I walked around for a minute or two until I caught my breath and then made my way over to the finishers tent, got some water, and went to sit down in the shade to wait for the official times and see if I had made my second goal. I hadn’t been there long when a woman came up and moved some people out of the way, saying, “I’m not sure she can walk that far.” I looked to where she was gesturing and there was a young woman sitting in golf cart who had collapsed on the course around mile 2. I walked over to the two of them and said, “Can I help? I’m an EMT.” We walked the runner into the shade of the tent and got her lying down with her feet elevated. Now, I have been an EMT since 1999 and used to work on an ambulance, but it has been a long time since I used my skills on a daily or even a weekly basis. I was grateful for my EMT instructors who drilled those skill sheets into my head year after year during refresher courses, and my WMI instructors who taught me how to improvise in the back country when you don’t have any actual first aid equipment. I snapped into EMT mode.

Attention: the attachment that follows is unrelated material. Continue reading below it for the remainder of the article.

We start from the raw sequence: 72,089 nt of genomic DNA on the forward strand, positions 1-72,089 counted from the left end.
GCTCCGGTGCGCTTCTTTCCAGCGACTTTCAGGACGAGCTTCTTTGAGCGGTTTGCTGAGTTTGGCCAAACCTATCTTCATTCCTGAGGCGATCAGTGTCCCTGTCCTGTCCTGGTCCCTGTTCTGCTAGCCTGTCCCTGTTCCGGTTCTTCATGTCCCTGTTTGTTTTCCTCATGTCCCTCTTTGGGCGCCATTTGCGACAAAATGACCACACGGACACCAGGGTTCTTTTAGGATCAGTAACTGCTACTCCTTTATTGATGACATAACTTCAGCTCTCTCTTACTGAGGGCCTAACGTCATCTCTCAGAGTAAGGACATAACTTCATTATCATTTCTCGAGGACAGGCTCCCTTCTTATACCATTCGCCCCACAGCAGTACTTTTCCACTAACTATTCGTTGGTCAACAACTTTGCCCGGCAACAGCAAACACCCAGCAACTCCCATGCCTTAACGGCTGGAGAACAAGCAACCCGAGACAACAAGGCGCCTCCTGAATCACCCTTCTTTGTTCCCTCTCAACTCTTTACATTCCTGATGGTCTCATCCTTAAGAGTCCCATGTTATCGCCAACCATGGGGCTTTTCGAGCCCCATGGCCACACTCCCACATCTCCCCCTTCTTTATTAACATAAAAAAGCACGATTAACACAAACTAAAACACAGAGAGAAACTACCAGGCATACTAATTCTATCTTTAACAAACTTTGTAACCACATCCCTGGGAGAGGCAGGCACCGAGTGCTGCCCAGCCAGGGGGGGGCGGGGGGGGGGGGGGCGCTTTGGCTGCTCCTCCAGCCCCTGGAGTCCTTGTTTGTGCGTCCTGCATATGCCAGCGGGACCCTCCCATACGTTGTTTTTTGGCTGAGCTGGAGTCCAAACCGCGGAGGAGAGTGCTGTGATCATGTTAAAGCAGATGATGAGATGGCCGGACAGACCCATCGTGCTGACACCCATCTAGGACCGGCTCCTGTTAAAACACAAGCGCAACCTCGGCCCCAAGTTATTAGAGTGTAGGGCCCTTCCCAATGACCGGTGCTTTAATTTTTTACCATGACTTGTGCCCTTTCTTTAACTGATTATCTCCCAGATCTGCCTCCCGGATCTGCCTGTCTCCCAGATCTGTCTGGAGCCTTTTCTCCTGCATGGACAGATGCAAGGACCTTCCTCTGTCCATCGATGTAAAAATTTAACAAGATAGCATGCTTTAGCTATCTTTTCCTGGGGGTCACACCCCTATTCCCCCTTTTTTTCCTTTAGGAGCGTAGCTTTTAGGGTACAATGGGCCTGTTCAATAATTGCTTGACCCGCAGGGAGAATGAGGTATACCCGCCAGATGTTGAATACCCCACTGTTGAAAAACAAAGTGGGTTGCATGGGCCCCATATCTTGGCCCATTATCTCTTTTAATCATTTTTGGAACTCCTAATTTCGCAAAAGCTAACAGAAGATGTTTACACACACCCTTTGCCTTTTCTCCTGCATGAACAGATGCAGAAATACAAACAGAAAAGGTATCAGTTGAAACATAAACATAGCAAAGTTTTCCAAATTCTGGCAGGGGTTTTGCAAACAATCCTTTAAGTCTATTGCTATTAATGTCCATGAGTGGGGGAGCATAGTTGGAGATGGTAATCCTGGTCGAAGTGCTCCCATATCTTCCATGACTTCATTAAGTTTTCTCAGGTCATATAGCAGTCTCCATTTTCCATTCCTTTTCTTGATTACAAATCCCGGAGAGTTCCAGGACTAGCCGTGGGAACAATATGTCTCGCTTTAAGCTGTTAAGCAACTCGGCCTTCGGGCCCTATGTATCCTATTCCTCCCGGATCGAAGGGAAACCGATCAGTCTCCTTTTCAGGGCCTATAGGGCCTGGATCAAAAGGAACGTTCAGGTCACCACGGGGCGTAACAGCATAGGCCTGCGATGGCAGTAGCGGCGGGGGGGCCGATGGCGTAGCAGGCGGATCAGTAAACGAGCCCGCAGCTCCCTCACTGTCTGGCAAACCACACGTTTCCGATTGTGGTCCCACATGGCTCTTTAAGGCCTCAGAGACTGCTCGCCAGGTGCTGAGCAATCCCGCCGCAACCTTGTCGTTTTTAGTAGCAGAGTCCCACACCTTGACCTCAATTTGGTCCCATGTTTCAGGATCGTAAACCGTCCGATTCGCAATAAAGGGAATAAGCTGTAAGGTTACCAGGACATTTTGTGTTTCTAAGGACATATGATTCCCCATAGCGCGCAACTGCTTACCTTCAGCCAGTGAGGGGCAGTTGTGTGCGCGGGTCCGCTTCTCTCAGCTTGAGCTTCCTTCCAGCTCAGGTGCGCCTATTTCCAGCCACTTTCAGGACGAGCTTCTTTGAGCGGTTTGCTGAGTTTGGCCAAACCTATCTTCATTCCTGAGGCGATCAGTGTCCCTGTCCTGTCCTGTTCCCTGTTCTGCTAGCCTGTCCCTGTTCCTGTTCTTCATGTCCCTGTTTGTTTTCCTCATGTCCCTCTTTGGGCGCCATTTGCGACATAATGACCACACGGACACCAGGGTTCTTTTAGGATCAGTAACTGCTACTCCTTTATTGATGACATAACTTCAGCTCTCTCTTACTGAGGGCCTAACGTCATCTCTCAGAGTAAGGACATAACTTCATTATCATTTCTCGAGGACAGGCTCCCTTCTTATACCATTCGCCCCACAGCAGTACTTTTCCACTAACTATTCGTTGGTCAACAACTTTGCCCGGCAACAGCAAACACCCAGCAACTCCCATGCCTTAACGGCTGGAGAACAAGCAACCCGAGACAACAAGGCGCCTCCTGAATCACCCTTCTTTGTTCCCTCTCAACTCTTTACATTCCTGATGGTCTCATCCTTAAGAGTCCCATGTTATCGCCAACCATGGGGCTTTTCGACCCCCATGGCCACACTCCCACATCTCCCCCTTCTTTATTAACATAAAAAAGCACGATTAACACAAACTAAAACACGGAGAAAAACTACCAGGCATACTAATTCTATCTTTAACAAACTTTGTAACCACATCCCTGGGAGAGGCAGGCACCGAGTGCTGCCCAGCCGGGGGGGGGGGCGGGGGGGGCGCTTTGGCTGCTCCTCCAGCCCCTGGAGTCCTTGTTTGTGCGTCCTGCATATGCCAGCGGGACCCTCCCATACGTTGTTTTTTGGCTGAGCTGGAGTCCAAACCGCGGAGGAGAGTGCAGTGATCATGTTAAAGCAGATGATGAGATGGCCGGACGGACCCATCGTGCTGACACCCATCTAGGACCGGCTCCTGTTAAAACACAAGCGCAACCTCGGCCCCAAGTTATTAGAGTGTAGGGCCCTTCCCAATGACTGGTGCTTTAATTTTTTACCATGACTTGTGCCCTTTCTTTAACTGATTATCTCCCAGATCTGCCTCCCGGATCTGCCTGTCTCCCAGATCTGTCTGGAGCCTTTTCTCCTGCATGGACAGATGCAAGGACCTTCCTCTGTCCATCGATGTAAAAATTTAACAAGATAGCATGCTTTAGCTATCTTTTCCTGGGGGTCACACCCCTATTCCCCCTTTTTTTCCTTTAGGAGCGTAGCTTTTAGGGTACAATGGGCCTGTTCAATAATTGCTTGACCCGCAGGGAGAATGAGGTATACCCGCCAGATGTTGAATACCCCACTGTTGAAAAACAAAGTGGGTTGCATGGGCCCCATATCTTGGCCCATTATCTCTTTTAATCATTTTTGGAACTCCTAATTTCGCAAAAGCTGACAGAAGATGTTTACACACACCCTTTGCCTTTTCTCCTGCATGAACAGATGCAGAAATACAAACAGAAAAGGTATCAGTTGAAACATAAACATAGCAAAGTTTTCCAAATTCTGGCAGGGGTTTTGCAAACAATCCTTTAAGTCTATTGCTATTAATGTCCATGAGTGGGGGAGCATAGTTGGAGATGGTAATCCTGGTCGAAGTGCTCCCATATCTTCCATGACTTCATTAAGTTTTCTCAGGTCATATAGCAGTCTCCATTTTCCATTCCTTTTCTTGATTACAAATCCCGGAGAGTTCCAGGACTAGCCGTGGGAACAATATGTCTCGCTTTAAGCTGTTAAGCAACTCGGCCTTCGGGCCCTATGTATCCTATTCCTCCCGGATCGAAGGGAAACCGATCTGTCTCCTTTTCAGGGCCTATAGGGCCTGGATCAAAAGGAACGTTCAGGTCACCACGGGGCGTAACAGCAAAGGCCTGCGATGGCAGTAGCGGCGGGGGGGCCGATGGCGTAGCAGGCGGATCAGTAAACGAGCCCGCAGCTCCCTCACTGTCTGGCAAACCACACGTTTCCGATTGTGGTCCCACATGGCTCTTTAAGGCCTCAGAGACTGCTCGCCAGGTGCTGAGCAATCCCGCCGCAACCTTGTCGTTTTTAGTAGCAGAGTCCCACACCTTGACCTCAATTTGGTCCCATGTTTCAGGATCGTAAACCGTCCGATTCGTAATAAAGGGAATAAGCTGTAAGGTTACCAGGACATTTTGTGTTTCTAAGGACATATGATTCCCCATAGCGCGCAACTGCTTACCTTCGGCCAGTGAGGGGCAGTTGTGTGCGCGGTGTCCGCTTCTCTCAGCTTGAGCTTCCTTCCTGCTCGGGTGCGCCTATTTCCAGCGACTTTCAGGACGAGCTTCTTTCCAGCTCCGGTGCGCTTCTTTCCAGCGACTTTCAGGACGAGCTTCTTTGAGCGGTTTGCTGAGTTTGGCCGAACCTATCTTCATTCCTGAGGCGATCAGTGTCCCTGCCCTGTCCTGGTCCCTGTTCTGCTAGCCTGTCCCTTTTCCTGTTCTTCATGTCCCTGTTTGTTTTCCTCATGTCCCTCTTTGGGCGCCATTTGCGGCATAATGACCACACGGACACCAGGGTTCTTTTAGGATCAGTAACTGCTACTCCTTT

The long story short is that the woman had heat exhaustion. She was dehydrated, hot, and woozy. I had a willing crew of bystanders just waiting for something to do, so I sent one to ask for a t-shirt, another for water and sports drink, and a third to grab some flyers on a nearby table. I got the t-shirt wet and used it to cool her down, poured water over her head, and had three people fanning her with the flyers to get some evaporative cooling going. I didn’t want to get her so wet that she took a chill, but she needed to be cooled. It took about 30 minutes, but she started feeling better slowly. As I was working on her I heard the race director ask over the microphone, “Will the woman who is helping  [the patient] please come up?” I was confused, because I was still helping her, but he was insistent, so I walked up to the front of the tent, where he handed me a coupon for a free pumpkin and thanked me for my help.